Mattresses bediing, pillows
Cork flooring, wool carpet
Couches, chairs, ottomans
Toys and games for all ages
Soap and laundry cleaning agents
Organic candles, home decoration accessories
5. Use Safe, Non-Toxic Interior Paints that have very low VOC (volatile organic compounds) contentno formaldehydelow odor
Try using any of the above recommendations to create a healthy home environment. Although the idea of a healthy home is fairly brand-new to many, there are numerous resources readily available consisting of books, articles, and sites, where you can find extra information.
Perchloroethylene, better called perc, is utilized by 80 percent of dry cleaners in Australia as a solvent to wash clothes that are “dry clean only.” In spite of its effectiveness, the use of this chemical has been connected to a series of health negative effects and has recently come under heavy public scrutiny. With heavy regulation from relevant agencies, professional dry cleaners are seeking the use of a safer chemical– liquid carbon dioxide– to provide a green laundry alternative. At-home dry cleaning kits such as are providing the choice of budget-friendly & environmentally safe dry cleaning, that lowers the energy-burning, waste producing processes that the professionals use.
The primary step to green dry cleaning is replacing damaging chemicals with natural cleaning products. Perchloroethylene (perc) is a synthetic chemical that is made from a reaction between ethylene and chlorine. Like many syntheitic chemicals, it presents a risk to our health. Perc is a central nervous system depressant. Direct exposure to it can occur in the work environment or in the environment when it is released into air, water, land, or groundwater. It can likewise take place when people use products consisting of perc, spend time in dry cleaning facilities that use perc, live above or adjacent to these dry cleaning facilities, or bring dry cleaned garments into their home before they are properly aired out. Short-term contact can cause lightheadedness, headaches, queasiness, and irritation of the skin, eyes, nose, and throat, while long term exposure presents higher hazards, including liver and kidney damage and cancer.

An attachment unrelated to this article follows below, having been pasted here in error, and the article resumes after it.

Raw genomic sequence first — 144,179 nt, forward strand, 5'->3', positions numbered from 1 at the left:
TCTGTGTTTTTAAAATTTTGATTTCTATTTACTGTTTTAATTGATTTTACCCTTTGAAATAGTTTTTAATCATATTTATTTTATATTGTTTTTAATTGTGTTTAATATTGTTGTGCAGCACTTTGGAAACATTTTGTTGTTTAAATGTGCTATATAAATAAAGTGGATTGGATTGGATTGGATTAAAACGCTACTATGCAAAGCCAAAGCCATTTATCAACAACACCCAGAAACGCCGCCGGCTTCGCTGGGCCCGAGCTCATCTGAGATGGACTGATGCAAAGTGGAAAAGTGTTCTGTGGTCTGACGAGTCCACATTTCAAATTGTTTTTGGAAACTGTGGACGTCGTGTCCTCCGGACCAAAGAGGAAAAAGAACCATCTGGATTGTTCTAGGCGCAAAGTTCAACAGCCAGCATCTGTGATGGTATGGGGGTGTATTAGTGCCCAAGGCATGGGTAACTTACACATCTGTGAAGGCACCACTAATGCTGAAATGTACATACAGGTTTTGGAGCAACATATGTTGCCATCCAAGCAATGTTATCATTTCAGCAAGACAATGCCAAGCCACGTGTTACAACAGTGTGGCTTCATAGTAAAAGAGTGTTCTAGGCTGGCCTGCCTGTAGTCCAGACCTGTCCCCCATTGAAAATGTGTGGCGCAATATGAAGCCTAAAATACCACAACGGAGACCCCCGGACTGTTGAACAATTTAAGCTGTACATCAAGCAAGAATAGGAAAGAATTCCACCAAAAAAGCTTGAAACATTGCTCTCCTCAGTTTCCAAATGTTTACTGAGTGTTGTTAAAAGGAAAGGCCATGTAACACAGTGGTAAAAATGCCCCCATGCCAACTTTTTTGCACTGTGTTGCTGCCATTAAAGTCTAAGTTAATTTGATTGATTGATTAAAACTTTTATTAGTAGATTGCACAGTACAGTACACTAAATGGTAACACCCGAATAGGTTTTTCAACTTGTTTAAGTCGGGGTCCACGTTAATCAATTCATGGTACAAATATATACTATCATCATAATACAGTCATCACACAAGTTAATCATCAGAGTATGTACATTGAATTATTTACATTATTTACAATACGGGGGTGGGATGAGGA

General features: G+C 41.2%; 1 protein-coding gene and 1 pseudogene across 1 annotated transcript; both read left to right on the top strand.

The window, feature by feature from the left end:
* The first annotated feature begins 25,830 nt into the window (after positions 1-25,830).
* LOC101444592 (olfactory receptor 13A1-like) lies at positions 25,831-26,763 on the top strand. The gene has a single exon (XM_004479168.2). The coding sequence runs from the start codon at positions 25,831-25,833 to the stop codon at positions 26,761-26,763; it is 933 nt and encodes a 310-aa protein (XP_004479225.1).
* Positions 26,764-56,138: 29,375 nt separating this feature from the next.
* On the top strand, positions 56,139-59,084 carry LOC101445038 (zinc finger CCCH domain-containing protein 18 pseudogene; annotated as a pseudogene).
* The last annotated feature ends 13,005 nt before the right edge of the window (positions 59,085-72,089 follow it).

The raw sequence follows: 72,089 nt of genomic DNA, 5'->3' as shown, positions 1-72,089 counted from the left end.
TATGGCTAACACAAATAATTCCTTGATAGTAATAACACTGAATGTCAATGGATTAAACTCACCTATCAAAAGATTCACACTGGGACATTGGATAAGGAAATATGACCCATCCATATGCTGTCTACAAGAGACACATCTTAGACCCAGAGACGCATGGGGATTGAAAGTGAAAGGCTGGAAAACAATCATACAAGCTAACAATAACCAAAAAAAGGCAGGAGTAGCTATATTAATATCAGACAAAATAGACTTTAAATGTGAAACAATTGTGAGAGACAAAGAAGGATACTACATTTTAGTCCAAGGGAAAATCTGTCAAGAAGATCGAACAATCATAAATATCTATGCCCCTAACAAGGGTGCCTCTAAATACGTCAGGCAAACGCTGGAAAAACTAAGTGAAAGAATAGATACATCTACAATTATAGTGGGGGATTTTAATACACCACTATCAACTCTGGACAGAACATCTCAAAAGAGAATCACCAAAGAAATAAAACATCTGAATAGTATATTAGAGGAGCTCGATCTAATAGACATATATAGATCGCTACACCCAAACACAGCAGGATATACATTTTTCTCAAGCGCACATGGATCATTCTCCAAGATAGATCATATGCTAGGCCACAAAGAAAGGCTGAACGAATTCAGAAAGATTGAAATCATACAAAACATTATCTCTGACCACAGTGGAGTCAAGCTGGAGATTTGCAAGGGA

Liquid carbon dioxide
Liquid carbon dioxide (CO2) seems the most practical green dry cleaning solvent to replace perchloroethylene. It is cheap, abundant, naturally occurring and can even be recycled from the industrial wastes from the manufacture of chemicals such as ammonia. Most significantly, exposure to carbon dioxide has no health negative effects. The only disadvantages for dry cleansing with CO2 are that it does not clean as well as perc does and the equipment needed to use it is very expensive, thus a greater price is passed on to the customer.
A virtue of environmentalism is moderation. That being stated, green dry cleanind is best accomplished if you do not dry tidy at all or limit the use ofprofessional dry cleaning by utilizing at-home dry cleaning kits for garments with smaller spots and stains or that need to be refreshed. Professional dry cleaning is a large process that uses a lot of energy and produces a lot of waste in the form of powder residue, sludge and wastewater. If the dry cleaner is still using perc (it is still allowed in many states), these substances are harmful. At-home dry cleaning involves no more than a cleaning cloth and your clothes dryer. There are no damaging chemicals involved and no waste.